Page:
At my starting weight of 213 pounds, my target was 185. Once I hit my target, I reluctantly aimed for 170 (not ever believing I could weigh so little). I flew by 170 and at about the 50 week mark (almost a year) I hit my natural body weight of 160. I’ve been within 5% of that weight for over two years now.


It just goes to show you, we can always do better than what we often believe our best can be.

Knowing how much you can eat each day, what you’ve eaten and how much you’ve got left is pretty empowering. It gives you an edge. You can still eat all the foods that do it for you (yum factor), just less of ‘em. At the same time feel proud about how your clothes fit.

The catch… You gotta eat less of your favorite foods (which you can monitor using a food logbook) and as your energy level and metabolism increases, spend more days exercising and building up a sweat, than days you don’t.

The year’s gonna go by whether you like it or not. Might as well make it the best year of your life. » Bryan

What in the heck is a work food out?

Friday, January 8th, 2010

Work food out is the place to write down everything you eat. It’s a place where you can weigh each week and compare how your eating habits from last week affected your weight. Finally, its a place where you can fine-tune your eating goals and put the kibosh on over-eating for good.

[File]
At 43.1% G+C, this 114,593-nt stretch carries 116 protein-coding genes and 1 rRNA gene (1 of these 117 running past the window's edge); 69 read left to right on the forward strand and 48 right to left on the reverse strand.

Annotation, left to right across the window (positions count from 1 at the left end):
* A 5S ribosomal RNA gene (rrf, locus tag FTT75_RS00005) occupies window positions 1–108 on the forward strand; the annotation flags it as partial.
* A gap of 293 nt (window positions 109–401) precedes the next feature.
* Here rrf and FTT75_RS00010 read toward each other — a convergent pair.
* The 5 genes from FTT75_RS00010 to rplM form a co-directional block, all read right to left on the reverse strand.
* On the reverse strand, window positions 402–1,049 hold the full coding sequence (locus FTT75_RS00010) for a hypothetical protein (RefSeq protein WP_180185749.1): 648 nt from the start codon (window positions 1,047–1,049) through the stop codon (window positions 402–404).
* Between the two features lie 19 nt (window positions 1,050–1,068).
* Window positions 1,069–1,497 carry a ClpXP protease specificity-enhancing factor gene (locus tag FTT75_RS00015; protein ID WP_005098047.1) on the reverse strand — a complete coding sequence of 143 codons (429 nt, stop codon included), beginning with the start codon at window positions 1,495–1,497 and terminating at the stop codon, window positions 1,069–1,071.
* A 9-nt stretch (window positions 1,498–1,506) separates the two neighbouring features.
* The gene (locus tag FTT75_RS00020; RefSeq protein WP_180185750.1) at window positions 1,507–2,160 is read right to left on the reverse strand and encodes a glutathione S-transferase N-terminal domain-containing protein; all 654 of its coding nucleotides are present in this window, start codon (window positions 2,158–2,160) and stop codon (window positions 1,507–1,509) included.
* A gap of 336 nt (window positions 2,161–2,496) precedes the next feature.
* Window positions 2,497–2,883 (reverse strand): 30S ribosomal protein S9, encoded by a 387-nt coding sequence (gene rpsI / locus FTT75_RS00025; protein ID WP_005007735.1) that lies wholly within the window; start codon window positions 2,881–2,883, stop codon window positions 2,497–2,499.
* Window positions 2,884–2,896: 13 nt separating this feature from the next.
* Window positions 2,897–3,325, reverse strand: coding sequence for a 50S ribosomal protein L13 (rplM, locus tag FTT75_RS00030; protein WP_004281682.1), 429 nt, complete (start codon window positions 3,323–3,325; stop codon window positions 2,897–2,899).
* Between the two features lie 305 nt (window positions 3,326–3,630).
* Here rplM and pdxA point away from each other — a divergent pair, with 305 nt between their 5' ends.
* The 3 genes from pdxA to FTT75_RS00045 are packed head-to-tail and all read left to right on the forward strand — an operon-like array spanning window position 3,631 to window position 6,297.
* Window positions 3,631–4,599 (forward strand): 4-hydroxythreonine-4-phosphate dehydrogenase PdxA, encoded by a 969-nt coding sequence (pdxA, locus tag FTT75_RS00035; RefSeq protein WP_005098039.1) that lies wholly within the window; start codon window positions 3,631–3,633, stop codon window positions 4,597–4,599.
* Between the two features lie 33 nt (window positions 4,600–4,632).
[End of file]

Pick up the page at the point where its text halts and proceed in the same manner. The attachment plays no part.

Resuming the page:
Our main goal is to help normal people like you and I to get a handle on the deliciousness of food. Let’s face it. Food is good, real good. It’s just too easy to volunteer for that last slice of pizza even though your about to fall over.

Here’s how it works:

1) write down everything you eat, every day (be consistent). This will help you see your eating patterns and give you the data needed to make positive changes.

2) weigh-in once a week (only once). This will show you how your eating habits (for last week) have affected your weight.

3) once you visually see what’s happening (on screen), you can start slowly fine-tuning your weekly goal (how many calories you can eat each day for that week). When you arrive at a goal that lets you stay satisfied and naturally shed unnecessary weight, that’s your food number.

Be patient, go slow, and make small goal changes each week so your body never sees it coming.

Work food out teaches you how to speak the language of food. When you are fluent, you start to crave foods that offer better bang for the buck (more value-added foods). You’ll swap out more processed empty foods for more natural and whole choices. As your energy level increases from all of the pounds being shed, you’ll kick up the activity levels and that’s when the real magic happens.

So start working your food out. If you need any more info, tips or just a plain old how many calories would you write-in for this, give us a holler. » Bryan

Are you working your food out?

Monday, November 16th, 2009

Work food out is a food logbook where you can write down everything you eat to see your eating habits in a whole new light. We designed the service be simple, friendly and matter of fact. Give it a try. Write down what you eat for a week and see for yourself. If you have any questions, just ask. » Bryan